Songwriting - For The Father Alone

I remember the first time God asked me to sacrifice a song to him. I was sitting at the piano in the music room at the house I grew up in. I began to play a beautiful song of worship to the Lord and as soon as my mind began to think of ways I could spread this song I heard his voice. "Just give me that song Nathan."

My internal voice went crazy! What if THIS was THE SONG that people would catch on to? What if this was the best song that I ever wrote? How could I just waste it?

God kept gently asking me to surrender the music. So I did. I never knowingly sang that particular song again but instead gave to the Lord in an act of personal worship. I believe he was incredibly honored by that gift and continued to bless me because of my offering.

Who are we writing for?

As songwriters for worship and the church we have to ask ourselves a simple question: who are we writing for? Whose heart are we trying to move with our music? If the answer is our own or the hearts of humans then I think we are misguided.

When you write to please man you end up with what is essentially pop music. Lyrics that are catchy and fit in the mold of what is expected. In this approach we rarely write something that comes as a revelation, and it's rarely anointed.

Pursuing God’s Heart

I'm discovering that true songwriting happens when our main pursuit is God's heart. I've begun a spiritual practice of spontaneous personal worship or songwriting. Often when I go to the secret place of worship I begin with singing songs that are in my heart. Songs that are often deeply personal and frankly quite awful from the standard of melodic/lyrical value or form. Yet in these songs I may hear God's whisper telling me to breathe a little more into that one chorus or that one verse. When I do, he breathes with me and out comes a unique and Holy Spirit anointed song.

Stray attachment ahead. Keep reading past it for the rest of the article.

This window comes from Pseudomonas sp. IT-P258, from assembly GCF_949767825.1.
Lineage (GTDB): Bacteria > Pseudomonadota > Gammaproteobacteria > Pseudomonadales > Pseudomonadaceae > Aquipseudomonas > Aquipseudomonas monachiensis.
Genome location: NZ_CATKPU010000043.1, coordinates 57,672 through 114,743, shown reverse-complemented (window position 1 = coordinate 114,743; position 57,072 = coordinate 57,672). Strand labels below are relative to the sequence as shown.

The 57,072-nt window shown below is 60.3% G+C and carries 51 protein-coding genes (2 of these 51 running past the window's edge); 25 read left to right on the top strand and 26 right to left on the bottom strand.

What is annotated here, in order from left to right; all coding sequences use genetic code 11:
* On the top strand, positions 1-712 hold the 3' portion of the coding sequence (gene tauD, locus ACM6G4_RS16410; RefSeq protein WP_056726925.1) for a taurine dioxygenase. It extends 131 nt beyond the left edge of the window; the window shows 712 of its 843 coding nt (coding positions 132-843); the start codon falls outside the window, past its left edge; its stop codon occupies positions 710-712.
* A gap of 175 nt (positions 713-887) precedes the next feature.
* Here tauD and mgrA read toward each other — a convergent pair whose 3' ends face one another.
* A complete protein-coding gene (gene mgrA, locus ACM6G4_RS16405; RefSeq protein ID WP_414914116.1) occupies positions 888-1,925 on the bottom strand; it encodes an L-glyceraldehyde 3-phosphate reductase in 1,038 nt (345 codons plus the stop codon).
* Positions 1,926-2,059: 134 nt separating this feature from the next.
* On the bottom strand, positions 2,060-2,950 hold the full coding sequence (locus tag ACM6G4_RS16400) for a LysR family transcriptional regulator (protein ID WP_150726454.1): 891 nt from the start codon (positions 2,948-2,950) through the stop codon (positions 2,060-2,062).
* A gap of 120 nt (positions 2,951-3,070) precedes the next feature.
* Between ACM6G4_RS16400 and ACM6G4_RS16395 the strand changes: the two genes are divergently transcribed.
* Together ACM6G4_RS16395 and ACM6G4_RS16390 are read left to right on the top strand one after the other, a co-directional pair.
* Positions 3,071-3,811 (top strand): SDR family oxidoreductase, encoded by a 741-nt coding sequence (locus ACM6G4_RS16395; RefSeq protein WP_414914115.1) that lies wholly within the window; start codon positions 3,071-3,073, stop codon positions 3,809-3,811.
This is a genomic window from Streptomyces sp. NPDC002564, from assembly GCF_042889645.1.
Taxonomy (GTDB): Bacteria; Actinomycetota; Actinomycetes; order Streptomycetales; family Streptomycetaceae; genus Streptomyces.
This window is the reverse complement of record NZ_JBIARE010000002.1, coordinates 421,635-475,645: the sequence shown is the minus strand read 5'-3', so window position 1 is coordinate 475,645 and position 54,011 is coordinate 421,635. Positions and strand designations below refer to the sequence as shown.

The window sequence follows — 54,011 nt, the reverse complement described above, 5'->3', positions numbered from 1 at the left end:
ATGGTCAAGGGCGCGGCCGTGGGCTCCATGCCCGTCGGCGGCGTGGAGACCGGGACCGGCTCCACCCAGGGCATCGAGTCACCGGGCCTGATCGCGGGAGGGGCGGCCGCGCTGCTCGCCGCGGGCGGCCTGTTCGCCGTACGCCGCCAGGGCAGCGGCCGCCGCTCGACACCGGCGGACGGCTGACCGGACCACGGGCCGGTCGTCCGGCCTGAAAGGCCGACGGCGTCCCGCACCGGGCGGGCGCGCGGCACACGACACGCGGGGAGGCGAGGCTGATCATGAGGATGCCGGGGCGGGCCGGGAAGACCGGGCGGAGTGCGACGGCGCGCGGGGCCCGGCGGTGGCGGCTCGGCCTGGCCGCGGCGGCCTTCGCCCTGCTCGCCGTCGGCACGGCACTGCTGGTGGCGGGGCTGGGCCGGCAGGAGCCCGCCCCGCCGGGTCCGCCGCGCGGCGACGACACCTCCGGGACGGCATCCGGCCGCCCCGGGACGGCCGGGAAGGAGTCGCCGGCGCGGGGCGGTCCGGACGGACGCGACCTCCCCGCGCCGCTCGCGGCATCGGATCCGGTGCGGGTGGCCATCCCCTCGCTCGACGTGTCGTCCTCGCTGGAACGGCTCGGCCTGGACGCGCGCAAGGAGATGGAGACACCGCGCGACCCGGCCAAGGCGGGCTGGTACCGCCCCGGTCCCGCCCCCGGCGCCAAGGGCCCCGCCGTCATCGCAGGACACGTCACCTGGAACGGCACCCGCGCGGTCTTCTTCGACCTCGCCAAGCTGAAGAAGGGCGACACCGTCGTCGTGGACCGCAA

Instead of going into worship asking God which songs to give to him and which songs to give to man, we give all of our songs and art to the Lord. It's not that we throw away our gifts but rather that we learn to continually lay them at his feet until he releases our gifts into the world.

Suddenly the pressure is off. My main goal is to please God by giving back to him the gifts he gave to me. When he compels me to share with others that special gift I am free to be open but not bound by the approval of man.

This is freedom in songwriting!

Nathan LainComment